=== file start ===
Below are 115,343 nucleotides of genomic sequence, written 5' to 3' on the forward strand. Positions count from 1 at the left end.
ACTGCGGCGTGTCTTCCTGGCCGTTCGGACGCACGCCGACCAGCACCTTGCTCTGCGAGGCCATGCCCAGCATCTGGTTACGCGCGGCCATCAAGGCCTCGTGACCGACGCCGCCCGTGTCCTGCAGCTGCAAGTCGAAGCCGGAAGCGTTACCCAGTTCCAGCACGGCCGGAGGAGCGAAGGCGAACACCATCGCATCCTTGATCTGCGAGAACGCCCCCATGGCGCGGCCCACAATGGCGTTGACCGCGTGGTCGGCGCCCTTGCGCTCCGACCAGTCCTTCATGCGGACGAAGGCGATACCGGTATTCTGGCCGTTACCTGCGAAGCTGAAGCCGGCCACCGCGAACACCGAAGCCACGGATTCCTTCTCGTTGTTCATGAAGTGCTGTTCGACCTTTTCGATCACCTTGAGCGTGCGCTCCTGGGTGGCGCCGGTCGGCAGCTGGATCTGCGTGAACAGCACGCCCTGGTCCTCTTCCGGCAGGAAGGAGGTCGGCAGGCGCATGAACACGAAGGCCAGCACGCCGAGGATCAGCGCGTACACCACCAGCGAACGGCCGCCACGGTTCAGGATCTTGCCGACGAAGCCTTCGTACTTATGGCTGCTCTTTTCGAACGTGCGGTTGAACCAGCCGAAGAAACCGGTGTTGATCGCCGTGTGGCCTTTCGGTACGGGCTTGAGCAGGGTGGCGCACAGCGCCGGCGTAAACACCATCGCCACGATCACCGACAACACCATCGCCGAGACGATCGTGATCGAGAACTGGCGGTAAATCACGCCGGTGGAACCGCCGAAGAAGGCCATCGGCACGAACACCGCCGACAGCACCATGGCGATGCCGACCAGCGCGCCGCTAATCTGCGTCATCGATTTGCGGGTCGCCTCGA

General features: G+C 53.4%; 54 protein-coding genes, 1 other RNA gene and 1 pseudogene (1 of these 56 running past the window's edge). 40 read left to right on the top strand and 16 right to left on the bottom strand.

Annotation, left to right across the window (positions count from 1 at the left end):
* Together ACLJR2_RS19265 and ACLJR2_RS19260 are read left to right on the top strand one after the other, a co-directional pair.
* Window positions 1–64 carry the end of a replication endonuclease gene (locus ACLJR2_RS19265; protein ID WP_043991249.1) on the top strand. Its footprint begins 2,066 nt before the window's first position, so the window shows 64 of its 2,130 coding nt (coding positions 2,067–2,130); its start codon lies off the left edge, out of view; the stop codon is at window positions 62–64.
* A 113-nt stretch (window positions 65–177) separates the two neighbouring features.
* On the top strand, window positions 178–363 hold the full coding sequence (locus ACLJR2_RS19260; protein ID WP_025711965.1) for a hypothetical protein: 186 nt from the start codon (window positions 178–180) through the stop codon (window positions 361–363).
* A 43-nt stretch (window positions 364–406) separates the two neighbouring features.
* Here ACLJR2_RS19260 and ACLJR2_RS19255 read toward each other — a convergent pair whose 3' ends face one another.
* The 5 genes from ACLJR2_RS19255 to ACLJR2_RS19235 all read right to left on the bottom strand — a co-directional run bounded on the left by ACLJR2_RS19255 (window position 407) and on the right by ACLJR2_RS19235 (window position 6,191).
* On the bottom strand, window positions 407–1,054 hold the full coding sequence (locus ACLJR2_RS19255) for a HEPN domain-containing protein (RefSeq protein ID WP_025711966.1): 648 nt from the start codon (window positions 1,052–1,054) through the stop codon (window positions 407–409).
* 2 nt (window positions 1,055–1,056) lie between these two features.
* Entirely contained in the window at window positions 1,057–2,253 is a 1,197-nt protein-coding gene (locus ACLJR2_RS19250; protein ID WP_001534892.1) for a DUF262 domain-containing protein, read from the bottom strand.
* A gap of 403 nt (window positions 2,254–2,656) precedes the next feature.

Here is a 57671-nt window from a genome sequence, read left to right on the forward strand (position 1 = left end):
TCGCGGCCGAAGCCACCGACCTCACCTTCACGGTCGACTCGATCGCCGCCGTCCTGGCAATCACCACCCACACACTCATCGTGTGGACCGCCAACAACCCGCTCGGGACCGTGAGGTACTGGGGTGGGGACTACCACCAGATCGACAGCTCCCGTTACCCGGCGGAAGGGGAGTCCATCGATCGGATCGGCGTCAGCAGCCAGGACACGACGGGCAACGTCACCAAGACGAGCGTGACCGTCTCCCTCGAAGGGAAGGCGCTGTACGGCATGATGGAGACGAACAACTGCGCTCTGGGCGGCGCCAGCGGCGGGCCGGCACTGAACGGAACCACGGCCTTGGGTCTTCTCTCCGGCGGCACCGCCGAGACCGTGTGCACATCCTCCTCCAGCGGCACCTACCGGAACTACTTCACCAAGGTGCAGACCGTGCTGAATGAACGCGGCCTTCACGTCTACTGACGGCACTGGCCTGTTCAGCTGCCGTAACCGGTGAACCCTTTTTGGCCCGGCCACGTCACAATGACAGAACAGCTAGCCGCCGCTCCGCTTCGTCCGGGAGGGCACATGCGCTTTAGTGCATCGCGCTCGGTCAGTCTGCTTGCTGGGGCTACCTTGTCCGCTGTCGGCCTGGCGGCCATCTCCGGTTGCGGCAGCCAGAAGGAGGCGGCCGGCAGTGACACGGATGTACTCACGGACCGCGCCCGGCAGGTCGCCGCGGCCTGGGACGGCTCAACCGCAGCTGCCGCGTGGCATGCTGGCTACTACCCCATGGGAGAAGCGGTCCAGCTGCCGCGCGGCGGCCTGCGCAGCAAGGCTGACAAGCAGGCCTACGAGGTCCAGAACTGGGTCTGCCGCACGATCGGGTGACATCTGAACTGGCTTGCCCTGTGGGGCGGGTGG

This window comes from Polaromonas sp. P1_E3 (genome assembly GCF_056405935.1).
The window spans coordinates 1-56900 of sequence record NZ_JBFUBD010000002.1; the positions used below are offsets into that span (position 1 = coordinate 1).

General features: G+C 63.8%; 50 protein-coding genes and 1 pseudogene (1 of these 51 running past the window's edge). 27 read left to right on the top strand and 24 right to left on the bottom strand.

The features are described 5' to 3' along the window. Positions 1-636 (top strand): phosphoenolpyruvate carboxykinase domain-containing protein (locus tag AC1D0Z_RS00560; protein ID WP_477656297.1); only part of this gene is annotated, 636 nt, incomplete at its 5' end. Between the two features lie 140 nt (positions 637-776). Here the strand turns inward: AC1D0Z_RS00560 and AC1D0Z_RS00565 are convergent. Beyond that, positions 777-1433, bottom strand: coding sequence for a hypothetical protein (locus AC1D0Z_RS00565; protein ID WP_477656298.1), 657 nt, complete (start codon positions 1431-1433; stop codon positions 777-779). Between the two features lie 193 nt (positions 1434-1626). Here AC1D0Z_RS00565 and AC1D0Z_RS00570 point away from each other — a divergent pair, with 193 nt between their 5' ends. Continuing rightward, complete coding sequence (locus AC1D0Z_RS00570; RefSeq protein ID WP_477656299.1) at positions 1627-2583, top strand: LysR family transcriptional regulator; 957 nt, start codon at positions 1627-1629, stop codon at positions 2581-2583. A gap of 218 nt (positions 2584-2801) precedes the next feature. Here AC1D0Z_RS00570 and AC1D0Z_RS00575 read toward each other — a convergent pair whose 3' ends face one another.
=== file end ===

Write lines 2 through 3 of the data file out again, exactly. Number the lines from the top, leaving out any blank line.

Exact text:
ACTGCGGCGTGTCTTCCTGGCCGTTCGGACGCACGCCGACCAGCACCTTGCTCTGCGAGGCCATGCCCAGCATCTGGTTACGCGCGGCCATCAAGGCCTCGTGACCGACGCCGCCCGTGTCCTGCAGCTGCAAGTCGAAGCCGGAAGCGTTACCCAGTTCCAGCACGGCCGGAGGAGCGAAGGCGAACACCATCGCATCCTTGATCTGCGAGAACGCCCCCATGGCGCGGCCCACAATGGCGTTGACCGCGTGGTCGGCGCCCTTGCGCTCCGACCAGTCCTTCATGCGGACGAAGGCGATACCGGTATTCTGGCCGTTACCTGCGAAGCTGAAGCCGGCCACCGCGAACACCGAAGCCACGGATTCCTTCTCGTTGTTCATGAAGTGCTGTTCGACCTTTTCGATCACCTTGAGCGTGCGCTCCTGGGTGGCGCCGGTCGGCAGCTGGATCTGCGTGAACAGCACGCCCTGGTCCTCTTCCGGCAGGAAGGAGGTCGGCAGGCGCATGAACACGAAGGCCAGCACGCCGAGGATCAGCGCGTACACCACCAGCGAACGGCCGCCACGGTTCAGGATCTTGCCGACGAAGCCTTCGTACTTATGGCTGCTCTTTTCGAACGTGCGGTTGAACCAGCCGAAGAAACCGGTGTTGATCGCCGTGTGGCCTTTCGGTACGGGCTTGAGCAGGGTGGCGCACAGCGCCGGCGTAAACACCATCGCCACGATCACCGACAACACCATCGCCGAGACGATCGTGATCGAGAACTGGCGGTAAATCACGCCGGTGGAACCGCCGAAGAAGGCCATCGGCACGAACACCGCCGACAGCACCATGGCGATGCCGACCAGCGCGCCGCTAATCTGCGTCATCGATTTGCGGGTCGCCTCGA

General features: G+C 53.4%; 54 protein-coding genes, 1 other RNA gene and 1 pseudogene (1 of these 56 running past the window's edge). 40 read left to right on the top strand and 16 right to left on the bottom strand.